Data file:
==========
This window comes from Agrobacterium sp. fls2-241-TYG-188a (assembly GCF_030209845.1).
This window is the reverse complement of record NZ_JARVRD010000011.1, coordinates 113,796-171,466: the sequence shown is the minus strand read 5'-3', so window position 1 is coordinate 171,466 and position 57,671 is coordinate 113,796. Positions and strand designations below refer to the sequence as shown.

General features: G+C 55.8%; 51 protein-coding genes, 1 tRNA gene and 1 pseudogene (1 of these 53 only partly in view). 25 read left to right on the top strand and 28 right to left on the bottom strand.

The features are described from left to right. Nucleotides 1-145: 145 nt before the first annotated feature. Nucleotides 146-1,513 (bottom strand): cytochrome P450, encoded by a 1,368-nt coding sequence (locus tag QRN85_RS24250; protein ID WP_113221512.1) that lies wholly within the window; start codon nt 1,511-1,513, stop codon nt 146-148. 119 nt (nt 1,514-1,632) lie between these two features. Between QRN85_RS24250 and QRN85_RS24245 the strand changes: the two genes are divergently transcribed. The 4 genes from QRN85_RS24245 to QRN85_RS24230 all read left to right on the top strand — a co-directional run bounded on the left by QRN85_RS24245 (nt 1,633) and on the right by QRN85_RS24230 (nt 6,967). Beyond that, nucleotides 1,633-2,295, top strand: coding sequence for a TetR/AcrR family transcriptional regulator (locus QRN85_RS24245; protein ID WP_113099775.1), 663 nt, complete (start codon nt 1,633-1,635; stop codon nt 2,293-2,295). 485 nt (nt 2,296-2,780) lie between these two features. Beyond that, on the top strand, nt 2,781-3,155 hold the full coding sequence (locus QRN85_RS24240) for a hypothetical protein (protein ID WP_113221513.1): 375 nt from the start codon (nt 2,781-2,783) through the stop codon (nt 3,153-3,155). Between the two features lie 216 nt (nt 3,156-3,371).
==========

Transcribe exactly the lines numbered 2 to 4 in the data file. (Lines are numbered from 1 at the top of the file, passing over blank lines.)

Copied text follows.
This window is the reverse complement of record NZ_JARVRD010000011.1, coordinates 113,796-171,466: the sequence shown is the minus strand read 5'-3', so window position 1 is coordinate 171,466 and position 57,671 is coordinate 113,796. Positions and strand designations below refer to the sequence as shown.

General features: G+C 55.8%; 51 protein-coding genes, 1 tRNA gene and 1 pseudogene (1 of these 53 only partly in view). 25 read left to right on the top strand and 28 right to left on the bottom strand.

The features are described from left to right. Nucleotides 1-145: 145 nt before the first annotated feature. Nucleotides 146-1,513 (bottom strand): cytochrome P450, encoded by a 1,368-nt coding sequence (locus tag QRN85_RS24250; protein ID WP_113221512.1) that lies wholly within the window; start codon nt 1,511-1,513, stop codon nt 146-148. 119 nt (nt 1,514-1,632) lie between these two features. Between QRN85_RS24250 and QRN85_RS24245 the strand changes: the two genes are divergently transcribed. The 4 genes from QRN85_RS24245 to QRN85_RS24230 all read left to right on the top strand — a co-directional run bounded on the left by QRN85_RS24245 (nt 1,633) and on the right by QRN85_RS24230 (nt 6,967). Beyond that, nucleotides 1,633-2,295, top strand: coding sequence for a TetR/AcrR family transcriptional regulator (locus QRN85_RS24245; protein ID WP_113099775.1), 663 nt, complete (start codon nt 1,633-1,635; stop codon nt 2,293-2,295). 485 nt (nt 2,296-2,780) lie between these two features. Beyond that, on the top strand, nt 2,781-3,155 hold the full coding sequence (locus QRN85_RS24240) for a hypothetical protein (protein ID WP_113221513.1): 375 nt from the start codon (nt 2,781-2,783) through the stop codon (nt 3,153-3,155). Between the two features lie 216 nt (nt 3,156-3,371).